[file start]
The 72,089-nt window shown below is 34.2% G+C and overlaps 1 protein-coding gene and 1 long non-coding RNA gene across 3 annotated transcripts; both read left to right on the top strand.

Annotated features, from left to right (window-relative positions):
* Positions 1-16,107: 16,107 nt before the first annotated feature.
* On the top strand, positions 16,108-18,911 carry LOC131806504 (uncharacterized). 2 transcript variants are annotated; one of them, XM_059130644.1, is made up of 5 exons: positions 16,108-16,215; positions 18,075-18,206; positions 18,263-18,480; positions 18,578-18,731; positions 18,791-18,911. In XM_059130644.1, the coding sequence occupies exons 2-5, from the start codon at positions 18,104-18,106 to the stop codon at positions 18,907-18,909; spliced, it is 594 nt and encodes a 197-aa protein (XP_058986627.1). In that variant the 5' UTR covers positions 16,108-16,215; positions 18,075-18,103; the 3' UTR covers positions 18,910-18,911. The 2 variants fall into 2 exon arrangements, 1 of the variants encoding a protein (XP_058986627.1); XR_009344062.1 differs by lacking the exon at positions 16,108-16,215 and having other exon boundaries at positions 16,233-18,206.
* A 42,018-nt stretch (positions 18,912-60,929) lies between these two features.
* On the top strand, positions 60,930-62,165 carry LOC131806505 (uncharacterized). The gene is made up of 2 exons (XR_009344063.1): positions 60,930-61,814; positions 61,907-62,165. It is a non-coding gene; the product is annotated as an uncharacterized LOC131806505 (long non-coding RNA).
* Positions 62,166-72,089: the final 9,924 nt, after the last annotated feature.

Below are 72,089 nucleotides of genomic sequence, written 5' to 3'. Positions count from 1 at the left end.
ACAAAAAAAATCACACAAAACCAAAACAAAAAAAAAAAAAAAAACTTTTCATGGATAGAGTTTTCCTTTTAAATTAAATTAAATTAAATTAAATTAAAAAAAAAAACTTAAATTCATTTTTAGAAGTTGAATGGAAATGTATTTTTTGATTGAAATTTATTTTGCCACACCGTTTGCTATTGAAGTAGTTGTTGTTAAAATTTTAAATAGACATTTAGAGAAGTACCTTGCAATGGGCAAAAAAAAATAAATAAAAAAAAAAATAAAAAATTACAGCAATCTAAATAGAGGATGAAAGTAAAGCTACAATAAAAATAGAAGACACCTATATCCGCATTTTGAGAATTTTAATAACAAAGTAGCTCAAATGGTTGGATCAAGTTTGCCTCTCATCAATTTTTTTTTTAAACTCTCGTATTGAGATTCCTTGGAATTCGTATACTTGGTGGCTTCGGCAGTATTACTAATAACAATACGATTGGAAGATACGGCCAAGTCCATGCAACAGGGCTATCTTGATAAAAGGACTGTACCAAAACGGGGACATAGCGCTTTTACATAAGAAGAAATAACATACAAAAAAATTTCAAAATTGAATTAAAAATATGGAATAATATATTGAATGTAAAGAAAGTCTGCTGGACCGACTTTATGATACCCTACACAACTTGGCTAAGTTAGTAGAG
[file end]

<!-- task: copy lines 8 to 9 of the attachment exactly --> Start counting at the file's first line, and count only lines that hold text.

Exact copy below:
Below are 72,089 nucleotides of genomic sequence, written 5' to 3'. Positions count from 1 at the left end.
ACAAAAAAAATCACACAAAACCAAAACAAAAAAAAAAAAAAAAACTTTTCATGGATAGAGTTTTCCTTTTAAATTAAATTAAATTAAATTAAATTAAAAAAAAAAACTTAAATTCATTTTTAGAAGTTGAATGGAAATGTATTTTTTGATTGAAATTTATTTTGCCACACCGTTTGCTATTGAAGTAGTTGTTGTTAAAATTTTAAATAGACATTTAGAGAAGTACCTTGCAATGGGCAAAAAAAAATAAATAAAAAAAAAAATAAAAAATTACAGCAATCTAAATAGAGGATGAAAGTAAAGCTACAATAAAAATAGAAGACACCTATATCCGCATTTTGAGAATTTTAATAACAAAGTAGCTCAAATGGTTGGATCAAGTTTGCCTCTCATCAATTTTTTTTTTAAACTCTCGTATTGAGATTCCTTGGAATTCGTATACTTGGTGGCTTCGGCAGTATTACTAATAACAATACGATTGGAAGATACGGCCAAGTCCATGCAACAGGGCTATCTTGATAAAAGGACTGTACCAAAACGGGGACATAGCGCTTTTACATAAGAAGAAATAACATACAAAAAAATTTCAAAATTGAATTAAAAATATGGAATAATATATTGAATGTAAAGAAAGTCTGCTGGACCGACTTTATGATACCCTACACAACTTGGCTAAGTTAGTAGAG